Attorney General Jeff Sessions announced today that the Department of Justice has tripled the number of investigations into unauthorized leaks of government information and will be examining their rules for subpoenaing journalists.
The press conference lacked details—after complaining about leakers and saying that the power of the press to report is not unlimited, Sessions declined to answer any reporters' questions. But Sessions and his department clearly want both leakers and journalists to know that they are actively trying to hunt down sources of information. Sessions said he fully intends to prosecute any he can find.
In other words, Sessions is continuing a war that began before he took office. Nothing he said today is all that different from how the federal government under President Barack Obama treated unauthorized leaks other than the expansion of the effort.
Obama's Department of Justice aggressively pursued leaks, invoked the Espionage Act to prosecute people, snooped on the press, and even threatened journalists with prison to try to make them give up sources. The department eventually changed its policies after the revelation that it had been surveilling journalists to try to track down leakers. But those policies can be changed back, and that may be what Sessions intends to do.
Obama famously campaigned on transparency but his administration provided anything but that. Federal agencies took years to respond to Freedom of Information Act requests. Such a paucity of information practically requires reporters to depend on leaks in order to get information.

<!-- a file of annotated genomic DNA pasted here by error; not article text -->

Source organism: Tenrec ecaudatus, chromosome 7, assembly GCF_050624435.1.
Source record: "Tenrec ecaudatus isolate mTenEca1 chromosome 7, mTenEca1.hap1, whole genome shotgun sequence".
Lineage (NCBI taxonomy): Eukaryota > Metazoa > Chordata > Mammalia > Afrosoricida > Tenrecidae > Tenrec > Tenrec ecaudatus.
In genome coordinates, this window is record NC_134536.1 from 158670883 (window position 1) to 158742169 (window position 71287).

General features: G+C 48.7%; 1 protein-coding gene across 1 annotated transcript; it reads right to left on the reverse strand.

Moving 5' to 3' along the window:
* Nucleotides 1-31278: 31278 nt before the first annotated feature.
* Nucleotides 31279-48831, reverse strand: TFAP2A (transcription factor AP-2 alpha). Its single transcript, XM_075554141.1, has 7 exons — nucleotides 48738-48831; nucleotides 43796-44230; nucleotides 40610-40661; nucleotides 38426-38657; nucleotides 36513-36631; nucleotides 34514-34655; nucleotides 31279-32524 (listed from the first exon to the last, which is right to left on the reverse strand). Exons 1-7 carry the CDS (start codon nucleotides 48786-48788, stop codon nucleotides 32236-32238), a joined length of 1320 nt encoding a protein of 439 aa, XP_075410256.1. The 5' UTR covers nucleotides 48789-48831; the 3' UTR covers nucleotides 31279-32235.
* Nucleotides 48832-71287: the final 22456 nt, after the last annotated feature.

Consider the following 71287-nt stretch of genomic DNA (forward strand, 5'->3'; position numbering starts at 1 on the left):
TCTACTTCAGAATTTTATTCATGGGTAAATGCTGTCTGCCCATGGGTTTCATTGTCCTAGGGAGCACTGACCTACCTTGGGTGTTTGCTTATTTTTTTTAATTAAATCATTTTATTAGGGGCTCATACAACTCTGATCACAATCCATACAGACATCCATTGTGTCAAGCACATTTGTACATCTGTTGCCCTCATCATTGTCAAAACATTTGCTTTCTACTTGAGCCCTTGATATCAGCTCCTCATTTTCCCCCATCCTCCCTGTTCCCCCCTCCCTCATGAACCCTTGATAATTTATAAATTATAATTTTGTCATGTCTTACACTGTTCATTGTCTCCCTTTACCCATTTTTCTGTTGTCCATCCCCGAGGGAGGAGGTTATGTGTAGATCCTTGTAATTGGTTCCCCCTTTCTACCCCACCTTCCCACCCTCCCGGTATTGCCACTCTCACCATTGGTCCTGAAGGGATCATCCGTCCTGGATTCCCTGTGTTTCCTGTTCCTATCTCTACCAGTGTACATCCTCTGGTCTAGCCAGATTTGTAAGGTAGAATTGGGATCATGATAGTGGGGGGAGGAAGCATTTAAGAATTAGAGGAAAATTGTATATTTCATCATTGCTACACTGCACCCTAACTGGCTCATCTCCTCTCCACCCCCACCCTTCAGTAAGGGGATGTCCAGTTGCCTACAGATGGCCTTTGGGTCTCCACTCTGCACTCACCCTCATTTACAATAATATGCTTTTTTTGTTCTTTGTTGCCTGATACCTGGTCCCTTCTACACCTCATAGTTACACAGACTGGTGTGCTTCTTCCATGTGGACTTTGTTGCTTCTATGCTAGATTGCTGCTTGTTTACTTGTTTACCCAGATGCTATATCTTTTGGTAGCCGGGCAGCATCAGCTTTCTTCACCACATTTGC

To many media outlets' credit, reports on today's press conference have contextualized the news by including this Obama-era history. While the ramping up of leak investigations is certainly worth acknowledging—and definitely worth worrying about—journalists are not pretending this is some new development stemming exclusively from the Trump administration's problems. Apparently, the media have a good memory about past administrations' authoritarian tendencies when those tendencies directly affect their work.
Bringing up Obama here isn't "Whataboutism." It's about recognizing that we've been on this slippery slide for years. The government has been demanding the authority to decide what information the public is allowed to know, and it frequently defaults to secrecy instead of openness. Sessions and Trump are being more open and aggressive about attitudes that already existed. (Sessions actually criticized the Obama administration for not being aggressive enough against leakers, even though Obama set records for such prosecutions.)
When an administration decries all these leaks as threats to national security but what we actually learn from them is important for us to know, we should think carefully about the tendency to defer to the government about what should be publicly disclosed.